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Manlio Morini edited this page Feb 11, 2019 · 18 revisions

When evaluating machine learning models, the validation step helps you find the best parameters for your model while also preventing it from becoming overfitted.

Vita supports the hold-out strategy (aka one round cross-validation or conventional validation) and DSS (that is not just/exactly a validation strategy).

General approach (working with search class)

This quite low level (but very flexible). You have to:

  1. set the evaluator (a.k.a fitness) function via the search::set_training_evaluator member function;
  2. possibly set the validation function via the search::set_validation_evaluator member function (usually this is the same function used for training). If you don't specify a validation function no validation is performed even if a validation strategy is specified (see point 3);
  3. possibly set the specific validation strategy via the search::set_validator member function. If you don't specify a validation strategy, the default behavior is as_is_validation: use the validation function without other tricks.

Symbolic regression / classification taks (working with the src_search class)

The src_search class offers a simpler interface but can only be used for symbolic regression / classification tasks. You have to:

  1. choose one of the available evaluator (binary_evaluator, dyn_slot_evaluator, gaussian_evaluator) via the src_search::set_evaluator member function (which, internally, calls search::set_training_evaluator and search::set_validation_evaluator tied to the appropriate datasets);
  2. possibly set the specific validation strategy via the src_search::set_validator member function.

Validation strategies

Hold-out validation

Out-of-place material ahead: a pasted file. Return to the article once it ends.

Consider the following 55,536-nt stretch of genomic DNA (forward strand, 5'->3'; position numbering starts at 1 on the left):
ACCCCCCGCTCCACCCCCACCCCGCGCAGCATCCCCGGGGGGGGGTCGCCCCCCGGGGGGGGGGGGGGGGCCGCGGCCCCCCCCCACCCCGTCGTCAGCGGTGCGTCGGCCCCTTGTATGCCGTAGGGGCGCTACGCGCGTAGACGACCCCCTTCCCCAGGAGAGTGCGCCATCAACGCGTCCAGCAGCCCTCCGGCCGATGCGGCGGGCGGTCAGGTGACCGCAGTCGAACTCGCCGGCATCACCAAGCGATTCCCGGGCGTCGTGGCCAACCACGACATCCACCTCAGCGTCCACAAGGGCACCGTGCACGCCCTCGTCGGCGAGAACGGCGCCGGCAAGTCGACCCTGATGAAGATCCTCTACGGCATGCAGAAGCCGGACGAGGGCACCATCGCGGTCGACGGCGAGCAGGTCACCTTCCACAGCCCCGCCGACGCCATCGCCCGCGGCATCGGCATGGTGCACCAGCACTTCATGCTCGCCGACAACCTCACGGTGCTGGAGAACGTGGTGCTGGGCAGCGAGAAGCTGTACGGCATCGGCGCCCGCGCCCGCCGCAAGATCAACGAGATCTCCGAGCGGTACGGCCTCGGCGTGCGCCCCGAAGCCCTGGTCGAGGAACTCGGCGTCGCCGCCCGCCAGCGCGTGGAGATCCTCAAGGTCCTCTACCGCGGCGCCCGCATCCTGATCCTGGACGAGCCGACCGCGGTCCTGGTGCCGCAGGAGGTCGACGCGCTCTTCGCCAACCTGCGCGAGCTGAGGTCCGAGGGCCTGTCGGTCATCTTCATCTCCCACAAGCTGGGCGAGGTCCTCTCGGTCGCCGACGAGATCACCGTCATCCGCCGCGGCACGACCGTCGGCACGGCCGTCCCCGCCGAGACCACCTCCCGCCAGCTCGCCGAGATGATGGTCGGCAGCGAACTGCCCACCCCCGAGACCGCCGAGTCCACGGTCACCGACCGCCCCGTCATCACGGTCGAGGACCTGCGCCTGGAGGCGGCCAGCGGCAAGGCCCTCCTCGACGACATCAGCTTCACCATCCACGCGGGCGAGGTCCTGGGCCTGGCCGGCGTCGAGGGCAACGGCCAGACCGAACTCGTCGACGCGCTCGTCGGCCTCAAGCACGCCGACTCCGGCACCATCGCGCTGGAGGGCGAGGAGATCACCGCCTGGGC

We randomly assign data points to two sets, usually called the training set and the validation set. The size of each of the sets is arbitrary although typically the validation set is smaller than the training set.

We then train (build a model) on the first set and validate on the second one.

When performing R evolutionary runs, the same training set is used for each run obtaining R solutions (one solution per run). The validation dataset is used to compare their performances and decide which one to choose.


The algorithm involves randomly selecting a target number of examples from the available dataset with a bias.

Periodically (usually every generation) selected examples are assigned to the training set, so that an example is more likely to be selected if it's difficult or hasn't been selected for several generations.

The current generation of the population is then evaluated against this subset instead of the entire set.

DSS performs very well on a large dataset. Benefits include:

  • much less CPU time;
  • much smaller population and thus less memory needed;
  • better generalization;
  • greater pressure to find optimal solutions.

Default behavior

Following the principle of less astonishment, the framework doesn't automatically perform validation unless explicitly instructed to do so.

More to the point, the default validation strategy (as_is_validation) keeps unchanged both the training and the validation set. So if the validation set is:

  • empty, no validation is performed;
  • not empty, the validation is performed using the fixed preset examples. The holdout_validation is somewhat similar since it automatically samples the training set to fill the (fixed) validation set.
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